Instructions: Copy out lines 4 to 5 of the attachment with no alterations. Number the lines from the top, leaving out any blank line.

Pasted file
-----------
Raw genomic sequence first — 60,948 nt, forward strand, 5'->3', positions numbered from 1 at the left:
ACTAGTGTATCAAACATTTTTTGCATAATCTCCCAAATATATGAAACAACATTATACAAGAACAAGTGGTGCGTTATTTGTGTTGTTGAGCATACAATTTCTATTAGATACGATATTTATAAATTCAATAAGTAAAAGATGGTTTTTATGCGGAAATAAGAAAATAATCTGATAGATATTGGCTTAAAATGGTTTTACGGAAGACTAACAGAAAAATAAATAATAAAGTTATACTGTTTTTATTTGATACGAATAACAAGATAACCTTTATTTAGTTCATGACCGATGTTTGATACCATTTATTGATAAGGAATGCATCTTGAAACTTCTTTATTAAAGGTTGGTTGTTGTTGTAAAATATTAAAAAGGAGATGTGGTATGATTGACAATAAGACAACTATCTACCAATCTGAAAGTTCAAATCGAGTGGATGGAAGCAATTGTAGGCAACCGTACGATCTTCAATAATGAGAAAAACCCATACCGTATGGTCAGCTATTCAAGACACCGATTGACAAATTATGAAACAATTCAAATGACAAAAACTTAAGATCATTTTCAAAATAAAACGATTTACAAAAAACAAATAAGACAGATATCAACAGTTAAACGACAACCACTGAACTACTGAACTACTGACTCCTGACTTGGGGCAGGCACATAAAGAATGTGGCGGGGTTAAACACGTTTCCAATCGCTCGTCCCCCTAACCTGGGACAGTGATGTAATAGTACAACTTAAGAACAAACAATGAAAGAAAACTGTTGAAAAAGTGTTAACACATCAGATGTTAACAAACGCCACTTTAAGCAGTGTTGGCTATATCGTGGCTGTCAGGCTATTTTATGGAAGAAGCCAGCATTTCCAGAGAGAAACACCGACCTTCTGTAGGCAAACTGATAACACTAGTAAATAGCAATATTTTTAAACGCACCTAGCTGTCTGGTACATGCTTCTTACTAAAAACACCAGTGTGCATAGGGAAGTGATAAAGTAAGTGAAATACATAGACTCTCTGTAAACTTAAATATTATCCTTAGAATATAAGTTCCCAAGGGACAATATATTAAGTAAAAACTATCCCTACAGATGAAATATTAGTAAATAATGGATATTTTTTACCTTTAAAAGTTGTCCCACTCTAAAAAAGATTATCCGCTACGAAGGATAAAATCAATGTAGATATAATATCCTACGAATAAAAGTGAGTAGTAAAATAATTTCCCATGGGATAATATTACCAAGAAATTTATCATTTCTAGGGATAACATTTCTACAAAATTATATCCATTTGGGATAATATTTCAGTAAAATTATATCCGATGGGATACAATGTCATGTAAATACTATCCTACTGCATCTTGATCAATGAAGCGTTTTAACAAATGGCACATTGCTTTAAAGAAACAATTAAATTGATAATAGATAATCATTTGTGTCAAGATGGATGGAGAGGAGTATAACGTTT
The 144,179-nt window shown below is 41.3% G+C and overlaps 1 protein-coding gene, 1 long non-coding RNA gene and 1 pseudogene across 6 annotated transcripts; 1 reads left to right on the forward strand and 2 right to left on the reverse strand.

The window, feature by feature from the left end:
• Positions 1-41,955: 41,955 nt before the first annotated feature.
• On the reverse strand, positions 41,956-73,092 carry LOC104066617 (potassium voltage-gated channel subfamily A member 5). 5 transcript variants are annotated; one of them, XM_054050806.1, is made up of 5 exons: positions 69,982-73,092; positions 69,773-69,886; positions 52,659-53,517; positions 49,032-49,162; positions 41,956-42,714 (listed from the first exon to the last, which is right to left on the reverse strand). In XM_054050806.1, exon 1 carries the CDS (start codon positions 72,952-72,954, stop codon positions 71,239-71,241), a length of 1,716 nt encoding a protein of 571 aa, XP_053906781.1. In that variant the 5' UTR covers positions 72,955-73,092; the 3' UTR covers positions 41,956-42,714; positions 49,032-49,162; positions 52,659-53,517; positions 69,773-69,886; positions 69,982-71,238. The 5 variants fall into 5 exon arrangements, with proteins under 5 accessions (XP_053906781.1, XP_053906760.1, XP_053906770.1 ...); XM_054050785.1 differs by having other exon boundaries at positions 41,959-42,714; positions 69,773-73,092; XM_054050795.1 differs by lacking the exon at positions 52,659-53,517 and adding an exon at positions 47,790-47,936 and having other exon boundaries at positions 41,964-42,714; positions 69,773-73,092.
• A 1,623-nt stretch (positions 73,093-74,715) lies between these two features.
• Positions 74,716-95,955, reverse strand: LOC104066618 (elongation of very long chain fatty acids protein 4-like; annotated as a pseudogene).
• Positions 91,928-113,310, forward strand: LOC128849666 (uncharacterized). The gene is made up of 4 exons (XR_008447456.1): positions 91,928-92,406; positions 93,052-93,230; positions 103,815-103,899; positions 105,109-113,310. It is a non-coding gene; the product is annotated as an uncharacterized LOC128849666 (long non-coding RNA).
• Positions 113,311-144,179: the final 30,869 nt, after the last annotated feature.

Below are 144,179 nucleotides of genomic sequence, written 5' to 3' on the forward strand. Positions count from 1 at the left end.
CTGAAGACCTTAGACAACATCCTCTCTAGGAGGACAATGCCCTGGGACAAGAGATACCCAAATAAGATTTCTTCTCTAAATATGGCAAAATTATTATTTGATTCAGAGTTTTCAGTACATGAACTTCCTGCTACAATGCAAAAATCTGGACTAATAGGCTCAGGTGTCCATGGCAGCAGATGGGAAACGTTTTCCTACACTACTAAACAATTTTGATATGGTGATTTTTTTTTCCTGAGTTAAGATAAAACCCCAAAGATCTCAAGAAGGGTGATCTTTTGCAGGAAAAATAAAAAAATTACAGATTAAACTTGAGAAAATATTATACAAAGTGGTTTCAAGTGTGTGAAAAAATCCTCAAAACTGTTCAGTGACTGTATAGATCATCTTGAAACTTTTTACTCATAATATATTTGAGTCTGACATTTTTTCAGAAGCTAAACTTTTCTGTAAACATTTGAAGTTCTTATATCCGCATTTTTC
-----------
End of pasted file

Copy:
The window, feature by feature from the left end:
• Positions 1-41,955: 41,955 nt before the first annotated feature.